40 cm/45 Type 94
|40 cm/45 Type 94|
| File:Yamato battleship under construction.jpg|
Yamato under construction.
|Place of origin||Japan|
|Used by||Imperial Japanese Navy|
|Wars||World War II|
|Length||OA 21.13 m|
|Shell||separate charges and shell|
|Elevation||+45/-5 degrees. 10°/s|
|Rate of fire||2 rounds/min|
|Muzzle velocity||780 m/s|
|Maximum range||42,000 m at 45° elevation|
The Japanese 40 cm/45 Type 94 naval guns were the largest calibre guns ever mounted on any warship. They were actually 46 cm (18.1 in) guns, but were designated 40 cm in an effort to hide their true size.
The built-up guns were mounted as the main armament of the Yamato class battleships that were in service with the Imperial Japanese Navy during World War II. The turrets were mounted in weighed 2,510 tons each, which is about the same tonnage as an average sized destroyer of the era.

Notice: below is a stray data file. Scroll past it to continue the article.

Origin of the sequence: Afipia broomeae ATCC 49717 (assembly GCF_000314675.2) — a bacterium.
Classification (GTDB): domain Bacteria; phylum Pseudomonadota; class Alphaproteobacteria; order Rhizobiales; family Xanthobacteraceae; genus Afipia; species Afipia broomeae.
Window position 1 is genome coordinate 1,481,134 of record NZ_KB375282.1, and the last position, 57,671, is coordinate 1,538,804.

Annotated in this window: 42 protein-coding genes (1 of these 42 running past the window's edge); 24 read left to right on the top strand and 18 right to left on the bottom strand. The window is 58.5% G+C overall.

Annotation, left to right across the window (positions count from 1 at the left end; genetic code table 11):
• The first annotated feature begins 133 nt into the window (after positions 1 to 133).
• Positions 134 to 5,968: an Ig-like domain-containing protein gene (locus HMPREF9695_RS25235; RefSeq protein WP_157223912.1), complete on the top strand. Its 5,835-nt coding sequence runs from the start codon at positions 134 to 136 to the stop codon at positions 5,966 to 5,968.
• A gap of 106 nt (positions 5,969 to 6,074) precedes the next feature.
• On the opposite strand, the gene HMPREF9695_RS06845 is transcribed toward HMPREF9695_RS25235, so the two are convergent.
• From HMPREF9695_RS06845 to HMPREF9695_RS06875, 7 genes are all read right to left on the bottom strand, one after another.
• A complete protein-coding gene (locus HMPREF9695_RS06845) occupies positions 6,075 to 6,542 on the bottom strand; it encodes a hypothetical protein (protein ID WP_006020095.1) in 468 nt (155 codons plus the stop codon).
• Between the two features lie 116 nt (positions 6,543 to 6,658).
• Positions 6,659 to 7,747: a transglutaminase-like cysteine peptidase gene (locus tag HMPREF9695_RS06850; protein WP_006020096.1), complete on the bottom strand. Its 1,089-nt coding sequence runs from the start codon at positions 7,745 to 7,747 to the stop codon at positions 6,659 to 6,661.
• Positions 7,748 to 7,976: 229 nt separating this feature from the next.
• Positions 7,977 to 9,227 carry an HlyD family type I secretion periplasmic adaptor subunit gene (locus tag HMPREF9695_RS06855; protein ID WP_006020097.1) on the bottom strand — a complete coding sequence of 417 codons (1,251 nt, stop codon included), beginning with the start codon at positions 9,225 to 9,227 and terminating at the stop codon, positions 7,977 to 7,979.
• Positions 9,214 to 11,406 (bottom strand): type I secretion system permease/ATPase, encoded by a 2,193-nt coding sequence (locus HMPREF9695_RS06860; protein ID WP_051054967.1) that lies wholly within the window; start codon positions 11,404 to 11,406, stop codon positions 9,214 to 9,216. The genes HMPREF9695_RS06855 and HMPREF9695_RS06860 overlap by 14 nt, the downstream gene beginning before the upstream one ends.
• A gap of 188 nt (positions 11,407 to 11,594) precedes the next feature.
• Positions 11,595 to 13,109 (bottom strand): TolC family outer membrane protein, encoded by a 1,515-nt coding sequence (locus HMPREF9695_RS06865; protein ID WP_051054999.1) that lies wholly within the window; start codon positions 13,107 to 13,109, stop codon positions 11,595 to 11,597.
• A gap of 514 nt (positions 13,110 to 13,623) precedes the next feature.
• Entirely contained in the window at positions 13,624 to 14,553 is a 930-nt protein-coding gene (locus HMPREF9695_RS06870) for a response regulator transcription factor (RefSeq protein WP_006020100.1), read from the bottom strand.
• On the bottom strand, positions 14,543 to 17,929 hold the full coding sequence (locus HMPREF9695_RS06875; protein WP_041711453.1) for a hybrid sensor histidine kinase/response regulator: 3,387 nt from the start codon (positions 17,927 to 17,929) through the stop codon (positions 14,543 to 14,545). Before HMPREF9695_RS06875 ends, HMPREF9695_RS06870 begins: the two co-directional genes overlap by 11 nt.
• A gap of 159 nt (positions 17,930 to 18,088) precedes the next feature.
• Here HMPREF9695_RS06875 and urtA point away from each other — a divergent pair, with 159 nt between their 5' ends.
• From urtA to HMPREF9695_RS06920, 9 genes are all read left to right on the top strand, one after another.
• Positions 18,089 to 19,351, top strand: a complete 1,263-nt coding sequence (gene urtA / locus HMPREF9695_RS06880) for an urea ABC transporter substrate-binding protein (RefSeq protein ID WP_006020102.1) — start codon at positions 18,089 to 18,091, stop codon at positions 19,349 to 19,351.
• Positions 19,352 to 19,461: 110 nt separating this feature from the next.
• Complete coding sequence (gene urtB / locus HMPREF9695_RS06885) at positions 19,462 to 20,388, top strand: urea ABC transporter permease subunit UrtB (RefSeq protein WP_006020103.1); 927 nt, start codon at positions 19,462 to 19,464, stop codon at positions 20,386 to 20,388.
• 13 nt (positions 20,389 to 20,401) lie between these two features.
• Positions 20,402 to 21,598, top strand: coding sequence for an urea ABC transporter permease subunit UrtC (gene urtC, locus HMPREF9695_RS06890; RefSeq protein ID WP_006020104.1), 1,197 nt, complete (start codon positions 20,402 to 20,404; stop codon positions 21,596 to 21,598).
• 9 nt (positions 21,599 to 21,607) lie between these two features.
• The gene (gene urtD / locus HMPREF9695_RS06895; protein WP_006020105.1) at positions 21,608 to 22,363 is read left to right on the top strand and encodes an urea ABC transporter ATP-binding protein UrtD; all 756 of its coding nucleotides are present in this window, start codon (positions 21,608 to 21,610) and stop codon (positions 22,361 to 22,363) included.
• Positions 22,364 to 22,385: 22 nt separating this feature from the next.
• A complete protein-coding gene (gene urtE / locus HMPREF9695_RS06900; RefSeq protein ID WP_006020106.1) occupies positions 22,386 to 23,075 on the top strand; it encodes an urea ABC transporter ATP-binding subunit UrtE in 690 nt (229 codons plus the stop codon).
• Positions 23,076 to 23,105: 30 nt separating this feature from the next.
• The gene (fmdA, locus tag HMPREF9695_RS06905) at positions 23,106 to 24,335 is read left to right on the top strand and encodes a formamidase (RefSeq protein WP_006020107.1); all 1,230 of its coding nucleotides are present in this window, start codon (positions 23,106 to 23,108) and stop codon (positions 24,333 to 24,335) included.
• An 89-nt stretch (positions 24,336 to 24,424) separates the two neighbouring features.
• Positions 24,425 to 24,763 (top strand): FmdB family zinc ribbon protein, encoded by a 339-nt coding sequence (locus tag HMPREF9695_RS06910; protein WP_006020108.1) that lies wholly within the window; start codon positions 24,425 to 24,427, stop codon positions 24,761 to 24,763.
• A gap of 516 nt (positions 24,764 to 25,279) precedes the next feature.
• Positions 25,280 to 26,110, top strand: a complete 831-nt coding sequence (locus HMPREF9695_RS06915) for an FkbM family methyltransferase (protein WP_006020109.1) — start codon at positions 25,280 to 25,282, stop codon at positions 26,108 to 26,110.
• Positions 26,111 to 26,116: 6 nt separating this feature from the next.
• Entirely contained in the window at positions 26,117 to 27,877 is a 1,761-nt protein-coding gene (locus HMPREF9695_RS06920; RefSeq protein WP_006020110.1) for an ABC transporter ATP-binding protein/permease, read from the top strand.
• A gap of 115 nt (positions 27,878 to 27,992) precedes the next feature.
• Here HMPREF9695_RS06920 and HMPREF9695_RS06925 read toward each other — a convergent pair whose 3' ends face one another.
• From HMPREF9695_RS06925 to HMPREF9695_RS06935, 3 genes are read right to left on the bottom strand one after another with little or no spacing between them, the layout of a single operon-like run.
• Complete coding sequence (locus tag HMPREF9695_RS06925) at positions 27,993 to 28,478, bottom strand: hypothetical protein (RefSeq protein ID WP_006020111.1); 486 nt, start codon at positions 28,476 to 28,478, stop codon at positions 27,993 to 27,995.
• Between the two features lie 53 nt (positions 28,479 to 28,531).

The Japanese guns were of a slightly larger caliber than three British 18 inch naval guns built during World War I, although the shells were not as heavy. Britain had later designed the N3 battleship with 18-inch guns but none were built, leaving no Allied naval guns to compare with the Type 94. Unlike other very large guns they could fire special anti-aircraft shells called "Sanshiki" (Beehive).
- Type 94 armour piercing shell - 46 cm.JPG
A Type 94 armour piercing shell at the Yasukuni Shrine in Tokyo.
- 46 cm Shell as fired by the battleship Yamato.jpg
High explosive shell
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